At COP15 2010, on December 17th and 18th, presentations were made, by the heads of states, to the assembly. The majority of heads of states were calling for the global community to maintain the rise in temperature to well below 1.5 degrees. Sadly, it was clear at COP15 that the demands of the majority of states were disregarded. On December 7th, Papua New Guinea proposed that, rather than descend to the lowest common denominator, the parties should strive for consensus with a fall back of 75%. Unfortunately, this proposal was summarily dismissed by the chair.

If one counts the G77 representing 130 developing states along with some low lying states or small island states which were not members of the G77 and, with some of the member states of the European Union, then possibly over 75% of the signatories of the UNFCCC would have been prepared to sign and ratify a strong, legally binding agreement. It could be argued, on the one hand, that such an agreement would be irrelevant because the major greenhouse gas producers would not have signed on. On the other hand, citizens in the major greenhouse gas producing states could use the agreement to pressure their governments to commit to stronger emission reductions. COP16, in Mexico, must respect the demands of the majority.

We affirm that

The UNFCCC is ratified by 192 countries representing near universal membership. It commands near universal support and its legitimacy is unquestioned. Therefore all signatories of the UNFCCC are legally bound to discharge the obligation in Article 2 which states: “stabilization of greenhouse gas concentrations in the atmosphere must be at a level that would prevent dangerous anthropogenic interference with the climate system”. The emerging science, including the scientific reports from COP15, indicates that the global crisis is much more urgent than what was anticipated in the 2007 IPCC report that was based on data up to the year 2005. This crucial emerging science was not recognized in the Copenhagen Accord. In addition the IPCC must be called upon to include the contribution, through militarism, to greenhouse gas emissions.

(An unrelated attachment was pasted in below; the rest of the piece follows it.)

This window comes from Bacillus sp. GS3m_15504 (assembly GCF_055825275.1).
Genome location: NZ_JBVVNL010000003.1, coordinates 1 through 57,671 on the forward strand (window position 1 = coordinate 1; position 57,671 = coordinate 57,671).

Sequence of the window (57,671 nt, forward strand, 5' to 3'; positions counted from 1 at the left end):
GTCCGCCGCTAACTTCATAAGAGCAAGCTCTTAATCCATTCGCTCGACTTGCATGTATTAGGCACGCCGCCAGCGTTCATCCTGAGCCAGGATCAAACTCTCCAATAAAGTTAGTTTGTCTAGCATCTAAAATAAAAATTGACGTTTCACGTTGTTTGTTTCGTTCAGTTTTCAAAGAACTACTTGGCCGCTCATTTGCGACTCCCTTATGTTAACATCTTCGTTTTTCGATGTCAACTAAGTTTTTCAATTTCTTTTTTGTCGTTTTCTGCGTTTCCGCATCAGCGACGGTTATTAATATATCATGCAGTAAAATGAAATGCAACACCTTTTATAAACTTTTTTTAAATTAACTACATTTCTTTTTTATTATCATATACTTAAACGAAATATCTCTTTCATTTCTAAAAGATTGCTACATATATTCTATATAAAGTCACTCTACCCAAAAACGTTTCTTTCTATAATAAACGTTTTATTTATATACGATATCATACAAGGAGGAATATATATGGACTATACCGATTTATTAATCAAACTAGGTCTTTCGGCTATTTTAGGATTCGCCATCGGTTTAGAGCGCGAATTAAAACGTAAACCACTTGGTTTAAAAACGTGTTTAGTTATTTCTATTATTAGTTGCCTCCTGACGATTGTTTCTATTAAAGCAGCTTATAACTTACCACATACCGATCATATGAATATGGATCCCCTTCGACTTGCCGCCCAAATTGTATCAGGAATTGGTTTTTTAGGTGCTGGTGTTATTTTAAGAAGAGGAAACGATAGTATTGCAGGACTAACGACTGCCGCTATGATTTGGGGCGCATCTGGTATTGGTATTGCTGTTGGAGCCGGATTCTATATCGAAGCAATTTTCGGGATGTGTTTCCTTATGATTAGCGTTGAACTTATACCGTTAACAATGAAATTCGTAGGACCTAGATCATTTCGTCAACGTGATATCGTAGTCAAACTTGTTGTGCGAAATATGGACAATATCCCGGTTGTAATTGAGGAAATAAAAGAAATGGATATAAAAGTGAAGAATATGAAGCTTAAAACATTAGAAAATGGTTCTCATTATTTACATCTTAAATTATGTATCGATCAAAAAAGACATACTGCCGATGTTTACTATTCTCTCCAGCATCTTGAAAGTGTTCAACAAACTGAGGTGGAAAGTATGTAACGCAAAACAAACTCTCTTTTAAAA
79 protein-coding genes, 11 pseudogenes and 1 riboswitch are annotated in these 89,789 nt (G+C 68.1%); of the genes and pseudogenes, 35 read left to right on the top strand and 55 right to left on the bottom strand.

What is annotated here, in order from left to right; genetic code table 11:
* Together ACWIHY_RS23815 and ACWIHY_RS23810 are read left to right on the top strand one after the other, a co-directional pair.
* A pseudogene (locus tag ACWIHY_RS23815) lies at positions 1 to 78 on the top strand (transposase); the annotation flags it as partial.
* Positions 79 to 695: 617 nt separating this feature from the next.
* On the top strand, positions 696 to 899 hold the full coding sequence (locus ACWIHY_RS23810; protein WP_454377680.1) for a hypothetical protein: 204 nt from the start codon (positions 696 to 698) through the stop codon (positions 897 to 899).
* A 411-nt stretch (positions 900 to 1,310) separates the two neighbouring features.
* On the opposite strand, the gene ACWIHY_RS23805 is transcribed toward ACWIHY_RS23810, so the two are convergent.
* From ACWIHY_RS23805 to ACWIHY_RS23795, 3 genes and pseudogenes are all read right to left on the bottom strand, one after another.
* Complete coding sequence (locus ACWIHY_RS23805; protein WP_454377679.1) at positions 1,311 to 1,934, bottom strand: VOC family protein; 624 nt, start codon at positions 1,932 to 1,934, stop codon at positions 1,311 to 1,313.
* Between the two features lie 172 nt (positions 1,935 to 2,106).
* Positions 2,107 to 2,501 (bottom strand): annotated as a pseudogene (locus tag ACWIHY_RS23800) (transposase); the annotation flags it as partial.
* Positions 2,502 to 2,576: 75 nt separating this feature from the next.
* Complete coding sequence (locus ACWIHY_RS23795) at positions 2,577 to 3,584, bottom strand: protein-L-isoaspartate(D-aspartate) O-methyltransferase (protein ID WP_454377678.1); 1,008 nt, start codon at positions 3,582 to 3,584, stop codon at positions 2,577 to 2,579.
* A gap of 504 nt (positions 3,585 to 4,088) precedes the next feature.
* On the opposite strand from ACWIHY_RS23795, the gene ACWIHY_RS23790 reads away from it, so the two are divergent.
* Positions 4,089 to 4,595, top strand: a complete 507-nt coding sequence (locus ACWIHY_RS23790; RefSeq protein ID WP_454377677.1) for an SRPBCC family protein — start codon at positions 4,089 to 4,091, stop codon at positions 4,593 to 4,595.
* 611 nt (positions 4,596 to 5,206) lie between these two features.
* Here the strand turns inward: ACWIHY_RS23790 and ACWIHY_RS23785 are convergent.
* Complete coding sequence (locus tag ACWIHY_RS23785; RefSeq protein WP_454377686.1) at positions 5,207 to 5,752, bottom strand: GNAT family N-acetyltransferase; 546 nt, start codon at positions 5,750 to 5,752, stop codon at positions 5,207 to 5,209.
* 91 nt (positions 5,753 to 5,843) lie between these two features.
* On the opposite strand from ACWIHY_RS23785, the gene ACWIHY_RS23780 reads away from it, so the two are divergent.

The issue of climate change and its impact on our environment is the most urgent issue of our time. Because of the global urgency, there is the legal obligation to contain the rise in temperature to less than 1°C above pre-industrial levels, and the parts per million to 300 ppm.This level is now acknowledged to be the point if which we exceed – global systems on land, water and air will be so affected as to create irreversible vicious feedback cycles and destabilize many ecosystems and human societies.

Strict time frames must be imposed, so that overall global emissions will begin to be reversed as of 2010. There must be a global target of 30% below 1990 levels by 2015, 50% below by 2020, 75% by 2030, 85% by 2040 and well above 100% by 2050, while adhering to the precautionary principle, intergenerational equity principle and differentiated responsibility principle.

Developed country parties must acknowledge their emissions debt to developing countries. To address the emission debt developed states must; (i) cancel the existing debt owe by developing countries, (ii) implement the long-standing commitment of .7% of GDP for overseas development, and (iii) ensure new funding for climate change compensation, and for socially equitable and environmentally safe and sound development. In addition, developed country parties will renounce war and reallocate military expenses.


Canadians for Action on Climate Change

Global Compliance Research Project

To sign onto this declaration please send an email to canadiansforactiononjclimatechange.

~ by Cory Morningstar on February 4, 2010.

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